Sunday, February 15, 2009

Record-setting Great Backyard Bird Count!

The numbers are still being tabulated as Great Backyard Bird Count (GBBC) checklists can be submitted up to the March 1st deadline. However, as of this morning, over 59,000 checklists have been submitted, which is on pace to break the previous record. Although the 2009 numbers are not complete, comparing the South Carolina 2007 results to the 2009 (partial) numbers shows that some of the rural areas in our state are now being represented. Hopefully, we can continue that trend next year!

Except for those working behind the desk in the nature center, we were not here at the Audubon Center at Francis Beidler Forest for most of the weekend. Cool, wet whether on two of the GBBC days also dampened the desire for many to be outdoors. Even though we were not in the swamp counting, visitors likely saw many of the birds we noted in our February 6th entry. We're still about a month away from the migratory return of our breeding birds. When those birds return, not only will they find stellar breeding habitat here in the old-growth, cypress-tupelo swamp, but they'll find us ready with mist nets as we launch Project PROTHO!

This weekend, some of us were at the University of South Carolina promoting the GBBC at the South Carolina Geographic Alliance's semi-annual Geofest. Along with a description of the GBBC and an opportunity to grab binoculars and look for birds in the urban environment, teachers were given materials showing how the GBBC can be used in the classroom to teach across the curriculum.

On the way to Geofest, we spied our first birds through the cold rain. On a wire above Five Points, 325 pigeons (Columba livia) made the counting easy! Apparently, even pigeons don't like flying around on a cold, wet day. After lunch when our group of 15 teachers headed outdoors with the binoculars, the rain had ended, but the wind had picked up and was bitingly cold. Though the weather kept many birds grounded, we did not need to travel far to find our first bird. Just outside the building and halfway up a tree was perched a Cooper's Hawk (Accipiter cooperii) like the one we spied last week in the swamp. The hawk perched patiently as the crowd "Oooo'd" from below and enjoyed a close look through the binoculars.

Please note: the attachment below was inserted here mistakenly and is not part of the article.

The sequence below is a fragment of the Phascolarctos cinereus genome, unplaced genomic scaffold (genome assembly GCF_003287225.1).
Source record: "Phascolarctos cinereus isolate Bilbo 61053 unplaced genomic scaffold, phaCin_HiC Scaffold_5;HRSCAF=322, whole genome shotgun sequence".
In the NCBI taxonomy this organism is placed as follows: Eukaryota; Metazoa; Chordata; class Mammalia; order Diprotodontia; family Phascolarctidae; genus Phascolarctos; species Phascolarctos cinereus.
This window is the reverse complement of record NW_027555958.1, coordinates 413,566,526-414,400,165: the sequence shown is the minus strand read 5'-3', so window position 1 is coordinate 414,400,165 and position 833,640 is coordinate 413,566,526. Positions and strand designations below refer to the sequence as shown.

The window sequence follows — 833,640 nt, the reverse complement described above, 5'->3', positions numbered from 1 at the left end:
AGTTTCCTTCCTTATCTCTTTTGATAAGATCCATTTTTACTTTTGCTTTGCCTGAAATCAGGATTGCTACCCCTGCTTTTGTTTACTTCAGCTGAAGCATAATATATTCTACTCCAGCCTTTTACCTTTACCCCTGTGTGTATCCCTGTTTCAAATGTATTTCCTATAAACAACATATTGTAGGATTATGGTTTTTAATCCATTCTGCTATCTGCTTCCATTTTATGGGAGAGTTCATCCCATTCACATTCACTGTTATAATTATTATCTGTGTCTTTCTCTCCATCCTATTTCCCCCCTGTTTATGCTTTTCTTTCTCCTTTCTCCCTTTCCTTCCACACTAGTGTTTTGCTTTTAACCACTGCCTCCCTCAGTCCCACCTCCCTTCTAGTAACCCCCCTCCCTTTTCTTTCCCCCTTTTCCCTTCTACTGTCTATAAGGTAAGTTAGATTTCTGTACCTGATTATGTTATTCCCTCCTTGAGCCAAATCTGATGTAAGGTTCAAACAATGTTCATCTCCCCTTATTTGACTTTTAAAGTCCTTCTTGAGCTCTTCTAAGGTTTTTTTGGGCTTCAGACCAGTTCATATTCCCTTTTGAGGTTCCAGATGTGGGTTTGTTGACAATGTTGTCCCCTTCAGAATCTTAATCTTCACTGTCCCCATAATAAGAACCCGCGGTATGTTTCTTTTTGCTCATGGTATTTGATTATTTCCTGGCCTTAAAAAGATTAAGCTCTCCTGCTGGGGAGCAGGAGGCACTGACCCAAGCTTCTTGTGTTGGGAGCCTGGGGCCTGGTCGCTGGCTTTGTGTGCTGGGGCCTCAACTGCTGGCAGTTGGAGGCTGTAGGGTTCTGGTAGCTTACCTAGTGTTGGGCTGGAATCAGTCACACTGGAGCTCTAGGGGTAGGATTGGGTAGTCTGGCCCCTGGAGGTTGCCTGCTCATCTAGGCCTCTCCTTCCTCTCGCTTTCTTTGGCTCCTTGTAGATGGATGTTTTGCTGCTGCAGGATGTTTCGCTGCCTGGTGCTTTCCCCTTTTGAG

Across the street and high above the park at the corner of Blossom and Pickens, we saw a pair of American Robins (Turdus migratorius) and heard a pair of Blue Jays (Cyanocitta cristata), a Carolina Wren (Thryothorus ludovicianus) and a Red-headed Woodpecker (Melanerpes erythrocephalus). From our vantage point on the hill, we were level with the rooftops of buildings situated around the university's former physical education complex. Perched on a chimney was a Red-tailed Hawk (Buteo jamaicensis) being continuously pestered by a Northern Mockingbird (Mimus polyglottos). In 15 minutes, we had, with little effort on a poor-weather day, observed a variety of birds and captured a snapshot of bird activity in Columbia 29208!

Please join us next year and help citizens and scientists survey our continent's bird populations!

Image by Mark Musselman

No comments: